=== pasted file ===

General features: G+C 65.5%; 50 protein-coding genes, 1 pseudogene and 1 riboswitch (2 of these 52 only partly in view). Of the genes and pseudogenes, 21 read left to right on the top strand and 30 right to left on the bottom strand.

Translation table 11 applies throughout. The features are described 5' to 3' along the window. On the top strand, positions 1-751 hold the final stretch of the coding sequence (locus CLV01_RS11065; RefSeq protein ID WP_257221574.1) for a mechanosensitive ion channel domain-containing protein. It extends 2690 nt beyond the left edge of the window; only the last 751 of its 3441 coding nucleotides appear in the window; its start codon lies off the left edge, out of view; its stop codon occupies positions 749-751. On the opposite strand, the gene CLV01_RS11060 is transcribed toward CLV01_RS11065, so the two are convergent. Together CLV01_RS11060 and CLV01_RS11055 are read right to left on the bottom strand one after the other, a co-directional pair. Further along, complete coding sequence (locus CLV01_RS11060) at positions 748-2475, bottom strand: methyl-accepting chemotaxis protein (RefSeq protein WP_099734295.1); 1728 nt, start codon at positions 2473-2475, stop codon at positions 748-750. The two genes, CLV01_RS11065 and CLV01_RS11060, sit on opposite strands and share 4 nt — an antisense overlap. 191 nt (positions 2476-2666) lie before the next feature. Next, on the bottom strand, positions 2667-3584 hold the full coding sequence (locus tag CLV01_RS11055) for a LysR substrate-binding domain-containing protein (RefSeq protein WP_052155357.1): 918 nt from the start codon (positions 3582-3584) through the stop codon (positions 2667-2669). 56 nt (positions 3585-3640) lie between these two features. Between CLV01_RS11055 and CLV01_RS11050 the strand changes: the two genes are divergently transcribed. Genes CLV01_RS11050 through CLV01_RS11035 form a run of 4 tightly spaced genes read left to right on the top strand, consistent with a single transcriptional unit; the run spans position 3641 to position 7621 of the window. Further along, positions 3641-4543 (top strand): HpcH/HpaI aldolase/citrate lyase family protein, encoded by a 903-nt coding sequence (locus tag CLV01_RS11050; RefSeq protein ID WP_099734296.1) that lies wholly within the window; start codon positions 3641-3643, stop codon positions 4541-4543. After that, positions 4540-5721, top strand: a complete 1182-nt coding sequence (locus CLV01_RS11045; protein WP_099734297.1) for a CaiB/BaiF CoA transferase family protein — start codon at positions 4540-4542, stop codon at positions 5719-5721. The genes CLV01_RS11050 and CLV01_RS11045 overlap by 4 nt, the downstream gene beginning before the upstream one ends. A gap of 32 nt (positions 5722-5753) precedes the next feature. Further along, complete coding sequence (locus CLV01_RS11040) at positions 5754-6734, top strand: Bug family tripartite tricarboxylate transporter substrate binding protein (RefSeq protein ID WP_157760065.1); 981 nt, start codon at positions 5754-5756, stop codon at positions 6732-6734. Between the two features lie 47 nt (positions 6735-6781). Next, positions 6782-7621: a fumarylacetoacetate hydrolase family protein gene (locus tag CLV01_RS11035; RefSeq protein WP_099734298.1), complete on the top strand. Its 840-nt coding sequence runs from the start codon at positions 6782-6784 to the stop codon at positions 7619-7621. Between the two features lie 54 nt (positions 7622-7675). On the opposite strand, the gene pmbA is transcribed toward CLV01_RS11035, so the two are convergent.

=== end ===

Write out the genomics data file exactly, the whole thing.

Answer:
General features: G+C 65.5%; 50 protein-coding genes, 1 pseudogene and 1 riboswitch (2 of these 52 only partly in view). Of the genes and pseudogenes, 21 read left to right on the top strand and 30 right to left on the bottom strand.

Translation table 11 applies throughout. The features are described 5' to 3' along the window. On the top strand, positions 1-751 hold the final stretch of the coding sequence (locus CLV01_RS11065; RefSeq protein ID WP_257221574.1) for a mechanosensitive ion channel domain-containing protein. It extends 2690 nt beyond the left edge of the window; only the last 751 of its 3441 coding nucleotides appear in the window; its start codon lies off the left edge, out of view; its stop codon occupies positions 749-751. On the opposite strand, the gene CLV01_RS11060 is transcribed toward CLV01_RS11065, so the two are convergent. Together CLV01_RS11060 and CLV01_RS11055 are read right to left on the bottom strand one after the other, a co-directional pair. Further along, complete coding sequence (locus CLV01_RS11060) at positions 748-2475, bottom strand: methyl-accepting chemotaxis protein (RefSeq protein WP_099734295.1); 1728 nt, start codon at positions 2473-2475, stop codon at positions 748-750. The two genes, CLV01_RS11065 and CLV01_RS11060, sit on opposite strands and share 4 nt — an antisense overlap. 191 nt (positions 2476-2666) lie before the next feature. Next, on the bottom strand, positions 2667-3584 hold the full coding sequence (locus tag CLV01_RS11055) for a LysR substrate-binding domain-containing protein (RefSeq protein WP_052155357.1): 918 nt from the start codon (positions 3582-3584) through the stop codon (positions 2667-2669). 56 nt (positions 3585-3640) lie between these two features. Between CLV01_RS11055 and CLV01_RS11050 the strand changes: the two genes are divergently transcribed. Genes CLV01_RS11050 through CLV01_RS11035 form a run of 4 tightly spaced genes read left to right on the top strand, consistent with a single transcriptional unit; the run spans position 3641 to position 7621 of the window. Further along, positions 3641-4543 (top strand): HpcH/HpaI aldolase/citrate lyase family protein, encoded by a 903-nt coding sequence (locus tag CLV01_RS11050; RefSeq protein ID WP_099734296.1) that lies wholly within the window; start codon positions 3641-3643, stop codon positions 4541-4543. After that, positions 4540-5721, top strand: a complete 1182-nt coding sequence (locus CLV01_RS11045; protein WP_099734297.1) for a CaiB/BaiF CoA transferase family protein — start codon at positions 4540-4542, stop codon at positions 5719-5721. The genes CLV01_RS11050 and CLV01_RS11045 overlap by 4 nt, the downstream gene beginning before the upstream one ends. A gap of 32 nt (positions 5722-5753) precedes the next feature. Further along, complete coding sequence (locus CLV01_RS11040) at positions 5754-6734, top strand: Bug family tripartite tricarboxylate transporter substrate binding protein (RefSeq protein ID WP_157760065.1); 981 nt, start codon at positions 5754-5756, stop codon at positions 6732-6734. Between the two features lie 47 nt (positions 6735-6781). Next, positions 6782-7621: a fumarylacetoacetate hydrolase family protein gene (locus tag CLV01_RS11035; RefSeq protein WP_099734298.1), complete on the top strand. Its 840-nt coding sequence runs from the start codon at positions 6782-6784 to the stop codon at positions 7619-7621. Between the two features lie 54 nt (positions 7622-7675). On the opposite strand, the gene pmbA is transcribed toward CLV01_RS11035, so the two are convergent.